MIDDLE EAST by Peter WestmoreNews Weekly
Israel, Jordan: islands of stability in the Middle East
, November 8, 2014
Every day, press, radio and television news carry reports of violence in Syria, Iraq, Gaza, Egypt, Libya and other countries of the Middle East, creating the impression that the Middle East is a seething hotbed of violence and terrorism.
While this is true of some countries, it is emphatically untrue of Israel and Jordan, two radically different countries which share a long common border and a commitment to sustained economic development and the peaceful resolution of differences between communities and nations.
The ancient city of Petra, Jordan
Israel is a Jewish democracy, while Jordan is an Arab monarchy. The two countries had a long period of enmity before relations were normalised in 1994.
Since then, despite tensions at times, the two countries have co-operated with each other, without necessarily agreeing on a range of issues where differences remain.
Israel is undoubtedly the most prosperous country in the Middle East. Its population of 8 million has an annual GDP of about $40,000 per head of population, much of it in new high-technology industries in cities along the Mediterranean coast.
It has a sophisticated economy, with highly developed defence, education, IT and agricultural industries.
Some critics have argued that Israel’s highly successful economy is based on foreign investment, principally from Jewish-run businesses in the United States and Western Europe.
Such an analysis is shallow, because it ignores the extraordinary dynamism of Israelis in developing their country, despite its few natural resources. Further, Israel has had to devote an inordinate effort to protecting itself from hostile neighbours, and for decades has faced economic sanctions from most countries in the Islamic world.
Despite this, Israel joined the OECD in 2010, and has developed very strong trading relations with the United States, the European Union, Turkey, Canada, Jordan, Egypt and India.
It has one of the most highly developed software industries in the world, and has long been a leader in the development of solar-energy technology, particularly for heating water for domestic use. Most homes in Israel have solar-water heating.
Over recent years, an ambitious exploration program has found significant quantities of natural gas in the Mediterranean Sea, just off the coast near Haifa. Israel is now a gas exporter, supplying energy to Jordan.
These have been used for both domestic and industrial purposes, including generating electricity. Israel lies in a predominantly desert area, and, for over 50 years after its founding, it depended entirely on water from the Jordan River and the Sea of Galilee.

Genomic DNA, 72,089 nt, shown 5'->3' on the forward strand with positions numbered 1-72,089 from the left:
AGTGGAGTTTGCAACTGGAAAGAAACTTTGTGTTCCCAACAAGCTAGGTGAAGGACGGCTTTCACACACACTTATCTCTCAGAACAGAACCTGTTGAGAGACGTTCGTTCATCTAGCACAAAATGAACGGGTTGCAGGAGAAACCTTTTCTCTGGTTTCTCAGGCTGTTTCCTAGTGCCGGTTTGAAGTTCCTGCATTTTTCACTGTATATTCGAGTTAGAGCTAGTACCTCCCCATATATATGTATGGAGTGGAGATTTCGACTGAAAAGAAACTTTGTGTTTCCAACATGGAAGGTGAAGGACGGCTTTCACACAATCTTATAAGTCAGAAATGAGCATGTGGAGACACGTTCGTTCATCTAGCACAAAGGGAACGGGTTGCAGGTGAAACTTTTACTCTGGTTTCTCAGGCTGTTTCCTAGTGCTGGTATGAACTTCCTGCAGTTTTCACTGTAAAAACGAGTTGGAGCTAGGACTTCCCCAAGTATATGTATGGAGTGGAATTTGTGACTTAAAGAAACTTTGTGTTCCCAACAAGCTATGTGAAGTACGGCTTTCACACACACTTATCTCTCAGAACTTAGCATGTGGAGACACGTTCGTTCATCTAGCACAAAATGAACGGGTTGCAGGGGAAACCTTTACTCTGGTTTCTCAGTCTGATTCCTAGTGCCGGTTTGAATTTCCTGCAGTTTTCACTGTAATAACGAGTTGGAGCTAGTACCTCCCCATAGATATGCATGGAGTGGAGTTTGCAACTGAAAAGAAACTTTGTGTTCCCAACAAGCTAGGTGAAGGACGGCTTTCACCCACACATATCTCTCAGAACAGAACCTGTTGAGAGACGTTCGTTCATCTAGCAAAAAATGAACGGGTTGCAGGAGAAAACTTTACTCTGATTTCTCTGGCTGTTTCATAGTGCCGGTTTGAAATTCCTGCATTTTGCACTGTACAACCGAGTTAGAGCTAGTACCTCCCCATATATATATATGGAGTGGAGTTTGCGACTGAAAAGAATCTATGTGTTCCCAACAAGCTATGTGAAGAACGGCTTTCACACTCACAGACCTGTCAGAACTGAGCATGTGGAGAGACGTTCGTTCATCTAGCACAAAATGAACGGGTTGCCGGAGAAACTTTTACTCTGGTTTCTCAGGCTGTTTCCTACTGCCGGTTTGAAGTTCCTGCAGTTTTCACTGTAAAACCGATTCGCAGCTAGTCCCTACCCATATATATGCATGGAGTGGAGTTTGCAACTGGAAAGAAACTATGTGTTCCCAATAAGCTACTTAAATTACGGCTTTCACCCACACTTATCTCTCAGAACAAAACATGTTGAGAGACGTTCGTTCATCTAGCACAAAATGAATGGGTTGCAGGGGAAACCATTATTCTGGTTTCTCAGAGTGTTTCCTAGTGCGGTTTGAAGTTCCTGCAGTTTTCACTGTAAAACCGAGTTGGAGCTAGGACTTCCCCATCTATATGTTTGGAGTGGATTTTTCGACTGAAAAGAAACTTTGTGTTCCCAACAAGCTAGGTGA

This water had to be shared with Jordan, and, despite rigorous conservation, was insufficient for Israel’s growing population.
About 15 years ago, Israel decided to address its chronic water shortage by constructing desalination plants along the Mediterranean coast. Since then, three large plants have been erected, the most recent of which, the Hadera Facility, provides about 15 per cent of Israel’s water needs. The three plants together provide nearly 40 per cent of Israel’s fresh water, which is used for agriculture, industry and domestic use.
Like Israel, Jordan is a country with few natural resources and a population of about 8 million. Its ruler, King Abdullah II, leads the Hashemite dynasty, which consists of direct descendants of the prophet Mohammed.
Traditionally, the Hashemites were responsible for the Muslim holy places in Arabia, until they were deposed by the Saud tribal group. Their legitimacy is based on their relationship with the prophet.
Historically, the Jordanian royal family has been strongly pro-British, going back to the British mandate in the region after World War I. Both King Abdullah and his father, King Hussein, were British-educated.
After the establishment of Israel, large numbers of Palestinian refugees moved to Jordan. The Palestine Liberation Organisation attempted to overthrow the Jordanian royal family in 1970, but after a bitter civil war the PLO was expelled from Jordan. However, about half of Jordan’s population is Palestinian.
With few natural resources, severe water restrictions and land-locked, Jordan has embarked on a major development drive involving a major program of electrification throughout the land; industrial developments such as mining and processing potash and phosphates and manufacturing cement; and the introduction of advanced education facilities.
Christians are free to practise their faith in Jordan, unlike some other Muslim countries in the Middle East, and Jordanians are tolerant of non-Muslims. Christian schools and hospitals make a significant contribution to the country.
However, the nation’s development has been retarded by the millions of refugees who have fled from neighbouring Iraq and Syria, due to the civil wars raging within them.
It is surely time that Australians heard about the significant social and economic developments in Israel and Jordan, and the way in which they are forging peace and prosperity in this turbulent part of the world.